- Exceptional image quality
- Manual controls
- Compact design
- Great build quality
- Fast lens
- Limited zoom range
- Limited video modes
- Slightly fiddly controls
- Review Price: £300.00
- 10.1 megapixel
- 24 - 70mm, f2 - f2.8, 3 x zoom lens
- Manual controls
- Hot shoe
- Pop up flash
Over the course of a year, I review around 100 digital cameras, maybe one or two more or less, but quite a lot by any standard. Naturally some are better than others. Some are hopeless rubbish and some are really good, but it’s only a couple of times a year that a camera comes along that really stands out from the crowd. The Panasonic Lumix LX3 is one of those cameras.
I was first introduced to the LX3 at a lavish press launch held in Monaco earlier this year. While there I had a chance to try a pre-production sample of the camera, and I was immensely impressed by it. I’ve been looking forward to getting my hands on a production model for a full review, and so for the past week I’ve been out and about putting the LX3 through its paces. I have not been disappointed; it’s every bit as good as I remember.
The top model in Panasonic’s compact camera range, the Lumix LX3 is a high-spec compact camera aimed primarily at enthusiast and semi-professional photographers. Its many features include a 10.1-megapixel sensor of the larger 1/1.63-inch type, Venus Engine IV image processing, a very high quality F2.0 – F2.8 Leica-branded 2.5x zoom lens equivalent to 24-60mm, a 3.0-inch monitor with 460k dot resolution, a full range of manual exposure and metering options, and can shoot in Raw mode.
Even with such an impressive specification the LX3 may seem expensive at around £300, however it’s worth pointing out that the essentially identical Leica D-LUX 4 costs nearly twice as much, at around £570. The LX3 doesn’t have a lot of competition at this end of the market. It will find itself on the same page of the catalogue as the Canon PowerShot G10 (£370), the Nikon CoolPix P6000 (£340) and the Ricoh GR Digital II (£399), and against those that £300 doesn’t seem so expensive anymore. Of course you can get an entry level DSLR for less, but then the LX3 isn’t competing with a DSLR.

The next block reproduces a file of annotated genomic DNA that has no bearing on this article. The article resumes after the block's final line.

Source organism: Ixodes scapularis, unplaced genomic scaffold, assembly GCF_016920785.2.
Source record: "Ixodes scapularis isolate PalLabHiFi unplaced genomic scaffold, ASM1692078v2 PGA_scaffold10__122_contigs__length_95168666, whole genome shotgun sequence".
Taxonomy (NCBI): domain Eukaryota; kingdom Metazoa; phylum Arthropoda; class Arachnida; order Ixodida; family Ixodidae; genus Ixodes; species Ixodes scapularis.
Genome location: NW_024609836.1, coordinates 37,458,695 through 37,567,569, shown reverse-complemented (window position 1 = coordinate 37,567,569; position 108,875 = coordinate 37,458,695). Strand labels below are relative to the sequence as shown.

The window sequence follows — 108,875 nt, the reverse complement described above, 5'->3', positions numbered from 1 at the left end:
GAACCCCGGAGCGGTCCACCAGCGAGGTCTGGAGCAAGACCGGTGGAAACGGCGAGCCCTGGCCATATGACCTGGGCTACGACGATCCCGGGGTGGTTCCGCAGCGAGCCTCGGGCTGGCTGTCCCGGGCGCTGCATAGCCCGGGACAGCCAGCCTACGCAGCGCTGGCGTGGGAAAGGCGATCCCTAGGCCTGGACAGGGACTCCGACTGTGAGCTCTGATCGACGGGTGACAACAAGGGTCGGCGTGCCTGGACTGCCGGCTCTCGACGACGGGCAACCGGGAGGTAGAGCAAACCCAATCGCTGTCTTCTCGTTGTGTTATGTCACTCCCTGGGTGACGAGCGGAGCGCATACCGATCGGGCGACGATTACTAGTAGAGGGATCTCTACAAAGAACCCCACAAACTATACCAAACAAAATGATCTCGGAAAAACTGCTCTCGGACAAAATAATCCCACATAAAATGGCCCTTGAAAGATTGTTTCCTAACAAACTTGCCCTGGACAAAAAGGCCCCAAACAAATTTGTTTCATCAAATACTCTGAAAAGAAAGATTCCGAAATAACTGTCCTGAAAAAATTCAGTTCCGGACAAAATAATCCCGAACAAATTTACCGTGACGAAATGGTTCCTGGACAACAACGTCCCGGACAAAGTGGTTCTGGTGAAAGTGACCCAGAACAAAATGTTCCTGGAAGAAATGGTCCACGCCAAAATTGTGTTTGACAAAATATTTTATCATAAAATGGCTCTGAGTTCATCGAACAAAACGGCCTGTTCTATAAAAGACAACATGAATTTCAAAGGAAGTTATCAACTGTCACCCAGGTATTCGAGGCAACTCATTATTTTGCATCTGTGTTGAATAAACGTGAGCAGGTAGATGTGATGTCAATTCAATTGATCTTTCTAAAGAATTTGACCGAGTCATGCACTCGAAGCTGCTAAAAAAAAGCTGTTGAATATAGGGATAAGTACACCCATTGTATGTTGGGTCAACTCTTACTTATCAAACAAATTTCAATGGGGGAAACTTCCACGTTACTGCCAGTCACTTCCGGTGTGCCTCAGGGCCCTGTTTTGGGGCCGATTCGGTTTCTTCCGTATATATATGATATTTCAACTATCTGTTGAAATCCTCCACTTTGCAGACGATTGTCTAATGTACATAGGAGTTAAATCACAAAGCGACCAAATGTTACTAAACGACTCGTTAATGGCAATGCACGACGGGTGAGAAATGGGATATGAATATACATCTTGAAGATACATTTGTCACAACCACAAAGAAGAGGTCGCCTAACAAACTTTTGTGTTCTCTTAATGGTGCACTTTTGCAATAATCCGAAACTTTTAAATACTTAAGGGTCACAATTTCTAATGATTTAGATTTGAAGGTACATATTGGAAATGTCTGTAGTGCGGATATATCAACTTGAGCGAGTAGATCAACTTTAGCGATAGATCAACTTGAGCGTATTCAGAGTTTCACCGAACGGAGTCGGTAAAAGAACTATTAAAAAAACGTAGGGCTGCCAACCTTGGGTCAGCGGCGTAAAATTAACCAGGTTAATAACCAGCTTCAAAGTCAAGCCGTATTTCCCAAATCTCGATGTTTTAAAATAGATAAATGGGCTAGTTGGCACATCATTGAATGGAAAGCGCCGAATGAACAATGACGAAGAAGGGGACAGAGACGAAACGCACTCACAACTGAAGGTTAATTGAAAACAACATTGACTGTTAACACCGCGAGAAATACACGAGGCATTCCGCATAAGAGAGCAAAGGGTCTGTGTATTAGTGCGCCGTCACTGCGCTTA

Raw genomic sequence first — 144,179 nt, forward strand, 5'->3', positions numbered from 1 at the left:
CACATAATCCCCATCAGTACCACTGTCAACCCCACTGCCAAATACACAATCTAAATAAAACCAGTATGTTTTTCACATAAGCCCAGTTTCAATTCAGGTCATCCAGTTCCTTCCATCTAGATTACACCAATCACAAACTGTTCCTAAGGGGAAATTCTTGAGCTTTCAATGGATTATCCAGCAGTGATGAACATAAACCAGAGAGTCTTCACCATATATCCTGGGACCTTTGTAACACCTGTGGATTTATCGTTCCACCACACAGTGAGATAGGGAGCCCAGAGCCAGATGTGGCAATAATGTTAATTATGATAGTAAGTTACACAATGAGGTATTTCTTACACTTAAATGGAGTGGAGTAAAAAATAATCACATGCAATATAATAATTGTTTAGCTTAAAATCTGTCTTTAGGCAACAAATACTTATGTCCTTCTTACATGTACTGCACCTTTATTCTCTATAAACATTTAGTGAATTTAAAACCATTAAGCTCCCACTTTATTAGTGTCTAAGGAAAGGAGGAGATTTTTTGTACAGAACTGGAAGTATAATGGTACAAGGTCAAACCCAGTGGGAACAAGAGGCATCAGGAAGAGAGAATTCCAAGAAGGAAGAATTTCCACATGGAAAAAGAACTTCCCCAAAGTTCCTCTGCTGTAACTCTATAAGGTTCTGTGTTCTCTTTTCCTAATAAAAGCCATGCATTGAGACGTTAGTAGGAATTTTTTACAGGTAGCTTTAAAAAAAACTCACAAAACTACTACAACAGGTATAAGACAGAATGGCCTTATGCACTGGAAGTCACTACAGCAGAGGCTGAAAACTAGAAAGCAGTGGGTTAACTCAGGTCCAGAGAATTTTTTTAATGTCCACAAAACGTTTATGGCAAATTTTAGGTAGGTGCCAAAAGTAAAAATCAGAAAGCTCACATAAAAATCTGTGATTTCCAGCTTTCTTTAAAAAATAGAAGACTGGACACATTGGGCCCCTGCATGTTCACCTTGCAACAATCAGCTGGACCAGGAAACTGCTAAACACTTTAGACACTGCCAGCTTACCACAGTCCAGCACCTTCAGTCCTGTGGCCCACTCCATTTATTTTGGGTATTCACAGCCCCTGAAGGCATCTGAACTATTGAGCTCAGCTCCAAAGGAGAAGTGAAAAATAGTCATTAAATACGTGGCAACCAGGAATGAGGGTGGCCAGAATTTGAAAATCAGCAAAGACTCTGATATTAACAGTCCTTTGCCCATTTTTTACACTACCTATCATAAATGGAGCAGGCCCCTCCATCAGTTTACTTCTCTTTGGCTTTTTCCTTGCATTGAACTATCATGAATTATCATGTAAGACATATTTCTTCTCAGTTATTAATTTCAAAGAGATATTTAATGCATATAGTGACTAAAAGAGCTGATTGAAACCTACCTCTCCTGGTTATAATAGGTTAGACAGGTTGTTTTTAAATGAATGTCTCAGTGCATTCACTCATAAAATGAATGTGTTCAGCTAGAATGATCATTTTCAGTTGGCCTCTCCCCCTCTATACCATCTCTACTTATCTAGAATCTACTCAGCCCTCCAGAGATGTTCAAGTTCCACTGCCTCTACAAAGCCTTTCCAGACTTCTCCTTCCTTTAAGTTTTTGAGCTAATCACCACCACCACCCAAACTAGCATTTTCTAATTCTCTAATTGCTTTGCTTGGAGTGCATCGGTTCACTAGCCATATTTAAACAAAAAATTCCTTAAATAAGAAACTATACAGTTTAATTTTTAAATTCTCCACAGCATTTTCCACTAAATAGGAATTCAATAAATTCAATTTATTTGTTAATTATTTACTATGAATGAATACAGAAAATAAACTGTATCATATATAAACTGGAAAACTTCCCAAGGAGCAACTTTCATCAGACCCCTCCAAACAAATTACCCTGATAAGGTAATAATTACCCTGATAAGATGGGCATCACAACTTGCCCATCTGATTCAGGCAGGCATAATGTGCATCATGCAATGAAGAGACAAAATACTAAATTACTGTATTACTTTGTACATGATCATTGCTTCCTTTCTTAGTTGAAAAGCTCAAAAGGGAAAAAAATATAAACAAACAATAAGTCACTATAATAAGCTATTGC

The LX3 is no ultra-compact, but considering its specification it’s surprisingly small. It measures 109 x 62 x 45mm with the lens retracted, or 70mm with the lens extended, and weighs 264g including battery and card. The body is comfortable to hold thanks to a nice finger grip on the front (not present on the Leica version) and a small textured thumb grip on the back. It will fit easily into a jacket pocket, but like most serious cameras it comes with a good quality neck strap, and there is an optional and rather retro-looking leather case.
Handling the LX3, it’s impossible not to be impressed by its clever design, solid build quality, slick performance and general feeling of competence. It really is an extremely enjoyable camera to use, and while it is complex it isn’t particularly complicated. Some people may have a problem with the small joystick-like control that operates the Quick Menu, however once you get used to it, it is very quick and easy to use.